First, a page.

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Timeline - Since 1559 - The Catholic Congregation in Pensacola


Exploration and Discovery 1559 - 1561
    1559
August 15, 1559. First Mass. Attempted settlement of Pensacola by Tristan de Luna accompanied by five Dominican friars and one lay brother. Fray Pedro de Feria, O.P. was superior. Settlement abandoned 1561.

First Spanish Period 1693 - 1719
    1693
Exploration by Spain prior to resettlement. April 25, 1693, St. Mark's Day. First known location of religious service in the area. Rev. Dr. Carlos de Sigüenza said Mass "amidst the leafy trees on Sigüenza Point," [today Ft. Pickens]; artilleryman buried near spot of Mass; Crosses carved on the trees. Ships sailed with freshly cut masts.

    1698
Father Rodrigo de la Barreda, OSF, and two other priests accompanied Don Andrés de Arriola y Guzmán to establish settlement at Pensacola Bay, the permanent settlement of Pensacola. Other priests during the first Spanish period (to 1763) were probably Franciscans.

French Occupation 1719 - 1722
    1719
France declared war on Spain; French in Mobile captured the settlement of Santa Maria [Pensacola] near mouth of the Bay. After several exchanges of flags, the French remained in control until the peace treaty ending the Quadruple Alliance in 1722. The French abandoned the fort in November, 1719, burning most buildings and taking war booty of chapel lamps, altar silver, and sacred vestments.

Spanish Period Resumes 1722 - 1763
    1722
Spain regained possession of Pensacola and rebuilt the settlement on Santa Rosa Island (recreated in 1959 for the Quadricentenial celebration). A sketch of the village shows an octagon shaped church, the earliest picture of the church in Pensacola.

    1752
On November 3, 1752, a hurricane raged for three days and destroyed the island village, leaving only the storehouse and hospital standing. Many people perished and others set up a village near Seville Square [on the mainland].

British Period 1763 - 1781
    1763
With the treaty ending the French and Indian War, Great Britain gained possession of all of Florida. There was a mass exodus of Spanish citizens, 108 Christianized Indians, two Franciscan monks, soldiers, and civilians. This ended the first chapter in the history of St. Michael's parish and the Catholic Church in Florida. Two years later, a small group of Minorcans arrived on the east coast of Florida and established a colony south of St. Augustine.

Second Spanish Period 1781 - 1821
    1781 - The Official Establishment of St. Michael Church
May 10, 1781. After Spain captured West Florida in the Battle of Pensacola, the church was reestablished the next day. Father Cyril de Barcelona, a Capuchin missionary, was chaplain to the troops and blessed an old two story wooden warehouse for a church, officially establishing St. Michael Church in Pensacola. A Te Deum was sung, and most probably a Mass held. The church in St. Augustine and East Florida were not reestablished until the 1783 Treaty of Paris. The old warehouse church was located on the beach near the present day intersection of Jefferson and Zarrogossa. Main Street marked the water's edge. Father Pedro de Valéz was named the first pastor of St. Michael and chaplain to the troops.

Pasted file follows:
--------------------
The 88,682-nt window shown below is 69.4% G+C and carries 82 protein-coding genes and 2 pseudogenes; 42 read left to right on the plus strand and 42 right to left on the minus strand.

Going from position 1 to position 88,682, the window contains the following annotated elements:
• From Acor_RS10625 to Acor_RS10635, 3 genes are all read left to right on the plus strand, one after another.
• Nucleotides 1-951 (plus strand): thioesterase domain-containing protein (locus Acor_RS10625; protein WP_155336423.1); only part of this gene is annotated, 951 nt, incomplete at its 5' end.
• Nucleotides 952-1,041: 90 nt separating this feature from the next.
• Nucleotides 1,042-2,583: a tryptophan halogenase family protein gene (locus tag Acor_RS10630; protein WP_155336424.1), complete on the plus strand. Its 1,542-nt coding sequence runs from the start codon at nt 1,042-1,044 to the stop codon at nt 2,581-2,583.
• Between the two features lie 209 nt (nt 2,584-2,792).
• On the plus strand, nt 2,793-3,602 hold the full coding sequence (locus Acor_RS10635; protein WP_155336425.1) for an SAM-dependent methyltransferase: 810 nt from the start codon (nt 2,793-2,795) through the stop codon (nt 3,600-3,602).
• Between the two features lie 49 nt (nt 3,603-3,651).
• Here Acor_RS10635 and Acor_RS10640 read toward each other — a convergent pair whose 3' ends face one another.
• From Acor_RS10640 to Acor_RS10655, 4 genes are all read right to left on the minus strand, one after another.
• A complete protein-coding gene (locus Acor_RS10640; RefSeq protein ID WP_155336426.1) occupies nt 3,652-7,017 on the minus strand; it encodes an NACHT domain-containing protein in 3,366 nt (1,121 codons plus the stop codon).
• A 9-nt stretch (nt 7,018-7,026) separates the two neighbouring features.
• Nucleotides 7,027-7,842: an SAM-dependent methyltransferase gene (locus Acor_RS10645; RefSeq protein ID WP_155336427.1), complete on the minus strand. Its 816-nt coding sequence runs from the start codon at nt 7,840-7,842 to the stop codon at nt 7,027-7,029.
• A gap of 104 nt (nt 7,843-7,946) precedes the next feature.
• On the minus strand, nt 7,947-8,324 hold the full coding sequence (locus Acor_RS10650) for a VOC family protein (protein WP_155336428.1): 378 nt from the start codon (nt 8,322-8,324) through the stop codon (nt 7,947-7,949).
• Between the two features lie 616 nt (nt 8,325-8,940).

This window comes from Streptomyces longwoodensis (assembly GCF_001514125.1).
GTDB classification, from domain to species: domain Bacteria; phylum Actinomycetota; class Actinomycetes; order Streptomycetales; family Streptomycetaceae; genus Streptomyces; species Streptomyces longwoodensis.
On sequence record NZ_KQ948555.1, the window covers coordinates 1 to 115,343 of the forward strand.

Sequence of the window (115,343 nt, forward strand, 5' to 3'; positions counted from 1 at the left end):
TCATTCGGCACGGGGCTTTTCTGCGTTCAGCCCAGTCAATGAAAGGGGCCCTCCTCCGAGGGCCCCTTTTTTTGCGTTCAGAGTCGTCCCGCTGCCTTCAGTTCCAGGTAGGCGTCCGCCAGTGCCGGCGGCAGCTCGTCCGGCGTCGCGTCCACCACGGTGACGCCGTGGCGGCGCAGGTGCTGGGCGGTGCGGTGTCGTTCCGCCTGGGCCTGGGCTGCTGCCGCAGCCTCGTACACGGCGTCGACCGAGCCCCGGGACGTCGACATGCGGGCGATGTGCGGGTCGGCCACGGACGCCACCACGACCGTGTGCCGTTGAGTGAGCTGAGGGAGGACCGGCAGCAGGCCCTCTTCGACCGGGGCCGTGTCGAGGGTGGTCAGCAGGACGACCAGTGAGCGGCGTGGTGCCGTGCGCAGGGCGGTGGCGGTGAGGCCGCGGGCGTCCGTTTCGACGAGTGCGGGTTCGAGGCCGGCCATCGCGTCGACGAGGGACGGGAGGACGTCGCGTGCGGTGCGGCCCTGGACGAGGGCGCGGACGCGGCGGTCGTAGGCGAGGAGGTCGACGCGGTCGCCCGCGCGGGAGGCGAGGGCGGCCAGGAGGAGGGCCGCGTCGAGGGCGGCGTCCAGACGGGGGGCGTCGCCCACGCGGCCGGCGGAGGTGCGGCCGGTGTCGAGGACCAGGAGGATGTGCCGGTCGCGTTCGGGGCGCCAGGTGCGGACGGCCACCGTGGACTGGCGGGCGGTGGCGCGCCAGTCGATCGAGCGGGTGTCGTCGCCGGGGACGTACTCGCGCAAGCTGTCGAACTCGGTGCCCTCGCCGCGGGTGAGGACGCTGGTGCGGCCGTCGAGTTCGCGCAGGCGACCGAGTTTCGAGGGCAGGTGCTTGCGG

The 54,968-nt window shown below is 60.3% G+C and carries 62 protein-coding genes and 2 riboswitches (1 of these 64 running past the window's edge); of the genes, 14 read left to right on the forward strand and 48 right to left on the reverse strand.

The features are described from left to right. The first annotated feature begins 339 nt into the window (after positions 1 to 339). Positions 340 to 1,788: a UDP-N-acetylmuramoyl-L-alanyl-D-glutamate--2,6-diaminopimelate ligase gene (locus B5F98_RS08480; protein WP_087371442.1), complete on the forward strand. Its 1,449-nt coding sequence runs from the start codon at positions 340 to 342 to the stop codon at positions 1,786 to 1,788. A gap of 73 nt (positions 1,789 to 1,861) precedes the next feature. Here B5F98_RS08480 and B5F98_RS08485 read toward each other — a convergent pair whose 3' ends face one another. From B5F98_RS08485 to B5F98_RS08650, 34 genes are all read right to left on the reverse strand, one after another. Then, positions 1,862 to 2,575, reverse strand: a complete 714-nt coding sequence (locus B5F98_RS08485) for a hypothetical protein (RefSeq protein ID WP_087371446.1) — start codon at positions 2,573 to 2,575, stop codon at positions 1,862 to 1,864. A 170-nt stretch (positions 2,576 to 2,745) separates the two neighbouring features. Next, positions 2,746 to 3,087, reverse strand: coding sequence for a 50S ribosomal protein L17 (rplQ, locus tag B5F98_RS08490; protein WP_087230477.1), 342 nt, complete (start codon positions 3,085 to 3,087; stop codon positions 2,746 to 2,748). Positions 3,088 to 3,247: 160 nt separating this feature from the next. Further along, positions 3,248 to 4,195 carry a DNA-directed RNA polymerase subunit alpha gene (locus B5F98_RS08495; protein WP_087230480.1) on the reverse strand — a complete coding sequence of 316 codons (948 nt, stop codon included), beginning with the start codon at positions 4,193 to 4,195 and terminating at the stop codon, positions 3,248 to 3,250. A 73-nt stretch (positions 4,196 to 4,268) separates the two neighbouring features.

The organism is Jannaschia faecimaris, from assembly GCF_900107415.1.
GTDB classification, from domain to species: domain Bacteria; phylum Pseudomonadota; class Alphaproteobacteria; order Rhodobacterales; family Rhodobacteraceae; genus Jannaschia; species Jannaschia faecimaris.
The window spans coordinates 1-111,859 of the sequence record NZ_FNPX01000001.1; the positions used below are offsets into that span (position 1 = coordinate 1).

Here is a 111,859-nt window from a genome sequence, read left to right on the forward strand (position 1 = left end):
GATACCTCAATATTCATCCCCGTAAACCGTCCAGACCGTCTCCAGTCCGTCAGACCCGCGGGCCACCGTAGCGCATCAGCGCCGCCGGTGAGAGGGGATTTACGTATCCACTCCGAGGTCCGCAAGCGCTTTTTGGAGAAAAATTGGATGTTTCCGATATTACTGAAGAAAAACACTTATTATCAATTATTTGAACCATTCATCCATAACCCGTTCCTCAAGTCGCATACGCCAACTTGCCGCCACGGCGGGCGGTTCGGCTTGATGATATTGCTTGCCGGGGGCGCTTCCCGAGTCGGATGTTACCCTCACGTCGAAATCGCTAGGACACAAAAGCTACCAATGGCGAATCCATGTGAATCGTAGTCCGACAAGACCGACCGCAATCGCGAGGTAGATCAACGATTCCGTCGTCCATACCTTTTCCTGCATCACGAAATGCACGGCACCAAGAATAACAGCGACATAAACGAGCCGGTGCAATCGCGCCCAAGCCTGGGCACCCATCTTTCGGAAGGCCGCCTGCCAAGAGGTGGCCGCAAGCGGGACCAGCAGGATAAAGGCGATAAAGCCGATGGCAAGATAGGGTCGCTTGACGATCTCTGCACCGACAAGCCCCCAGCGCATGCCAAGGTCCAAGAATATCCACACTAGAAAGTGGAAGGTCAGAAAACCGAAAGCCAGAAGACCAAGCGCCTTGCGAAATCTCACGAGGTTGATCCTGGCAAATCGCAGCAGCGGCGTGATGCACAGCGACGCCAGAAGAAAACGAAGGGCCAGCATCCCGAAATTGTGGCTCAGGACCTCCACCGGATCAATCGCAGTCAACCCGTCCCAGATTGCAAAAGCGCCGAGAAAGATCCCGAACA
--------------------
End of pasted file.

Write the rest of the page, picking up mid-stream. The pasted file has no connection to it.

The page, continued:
1791
Cyril de Barcelona named auxiliary bishop of Havana with residence in New Orleans. Visited parish where he found 411 Catholics and 161 Protestants.

    1793
Diocese of Louisiana established. Ignacia de Peñalver y Cardenas named bishop. Visited Pensacola in 1798 where he found church in "pitiful condition." 135 confirmed at St. Michael.

    1797
Bishop had difficulty getting priests to agree to go to Pensacola. He wrote that he "could not even get angels to go to Pensacola."

    1803
The Louisiana Purchase put the Pensacola church in a dilemma. Given the relationship of the Church and State in Spanish Colonies it was impossible for Florida to remain under the American New Orleans Diocese. September 13, 1806 an order came breaking all ties to New Orleans, and West Florida reverted to the Diocese of Havana under Juan José de Espada y Lander. Because of the distance to Havana, Fr. Santiago Coleman, St. Michael pastor, named vicario and ecclesiastical judge.

    1807 - St. Michael Cemetery Created
Thirty arpents (25.5 acres) set aside as a burying ground. It served the entire community until another cemetery was ready for burials in the 1880s.

American Period
    1821
July 17, 1821. Florida ceded to the United States, removing government control from the church. St. Michael so poor, this was a big blow.

    1823
Father Constantine Maenhaut named pastor of St. Michael; he left in 1827. In July, parish incorporated as "The Catholic Congregation of the City of Pensacola." Ecclesiastic jurisdiction returned to Louisiana in New Orleans, making it one of the world's largest dioceses.

    1826